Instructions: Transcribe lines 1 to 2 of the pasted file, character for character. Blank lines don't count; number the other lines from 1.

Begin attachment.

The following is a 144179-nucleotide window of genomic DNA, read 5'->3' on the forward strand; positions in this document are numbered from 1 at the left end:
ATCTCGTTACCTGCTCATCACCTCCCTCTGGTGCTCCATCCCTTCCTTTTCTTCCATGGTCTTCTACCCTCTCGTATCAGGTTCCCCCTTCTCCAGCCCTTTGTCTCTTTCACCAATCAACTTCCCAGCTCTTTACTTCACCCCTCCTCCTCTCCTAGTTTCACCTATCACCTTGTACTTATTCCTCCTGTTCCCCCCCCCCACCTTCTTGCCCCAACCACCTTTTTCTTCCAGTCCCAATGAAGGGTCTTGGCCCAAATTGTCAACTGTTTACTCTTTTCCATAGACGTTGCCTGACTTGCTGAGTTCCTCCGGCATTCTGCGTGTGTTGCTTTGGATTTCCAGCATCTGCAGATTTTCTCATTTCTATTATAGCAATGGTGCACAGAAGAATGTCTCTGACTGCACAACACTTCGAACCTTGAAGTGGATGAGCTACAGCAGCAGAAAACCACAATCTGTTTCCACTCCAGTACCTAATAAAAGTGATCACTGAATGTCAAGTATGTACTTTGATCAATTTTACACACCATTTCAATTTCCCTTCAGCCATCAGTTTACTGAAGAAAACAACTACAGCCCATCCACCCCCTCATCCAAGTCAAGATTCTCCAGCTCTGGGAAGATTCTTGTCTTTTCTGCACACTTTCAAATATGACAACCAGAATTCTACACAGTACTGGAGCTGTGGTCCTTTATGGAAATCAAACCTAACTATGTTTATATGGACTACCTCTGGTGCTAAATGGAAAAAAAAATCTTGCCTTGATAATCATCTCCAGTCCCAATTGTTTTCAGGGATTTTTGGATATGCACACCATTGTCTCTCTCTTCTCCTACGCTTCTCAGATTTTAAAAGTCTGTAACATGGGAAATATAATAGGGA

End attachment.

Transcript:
The following is a 144179-nucleotide window of genomic DNA, read 5'->3' on the forward strand; positions in this document are numbered from 1 at the left end:
ATCTCGTTACCTGCTCATCACCTCCCTCTGGTGCTCCATCCCTTCCTTTTCTTCCATGGTCTTCTACCCTCTCGTATCAGGTTCCCCCTTCTCCAGCCCTTTGTCTCTTTCACCAATCAACTTCCCAGCTCTTTACTTCACCCCTCCTCCTCTCCTAGTTTCACCTATCACCTTGTACTTATTCCTCCTGTTCCCCCCCCCCACCTTCTTGCCCCAACCACCTTTTTCTTCCAGTCCCAATGAAGGGTCTTGGCCCAAATTGTCAACTGTTTACTCTTTTCCATAGACGTTGCCTGACTTGCTGAGTTCCTCCGGCATTCTGCGTGTGTTGCTTTGGATTTCCAGCATCTGCAGATTTTCTCATTTCTATTATAGCAATGGTGCACAGAAGAATGTCTCTGACTGCACAACACTTCGAACCTTGAAGTGGATGAGCTACAGCAGCAGAAAACCACAATCTGTTTCCACTCCAGTACCTAATAAAAGTGATCACTGAATGTCAAGTATGTACTTTGATCAATTTTACACACCATTTCAATTTCCCTTCAGCCATCAGTTTACTGAAGAAAACAACTACAGCCCATCCACCCCCTCATCCAAGTCAAGATTCTCCAGCTCTGGGAAGATTCTTGTCTTTTCTGCACACTTTCAAATATGACAACCAGAATTCTACACAGTACTGGAGCTGTGGTCCTTTATGGAAATCAAACCTAACTATGTTTATATGGACTACCTCTGGTGCTAAATGGAAAAAAAAATCTTGCCTTGATAATCATCTCCAGTCCCAATTGTTTTCAGGGATTTTTGGATATGCACACCATTGTCTCTCTCTTCTCCTACGCTTCTCAGATTTTAAAAGTCTGTAACATGGGAAATATAATAGGGA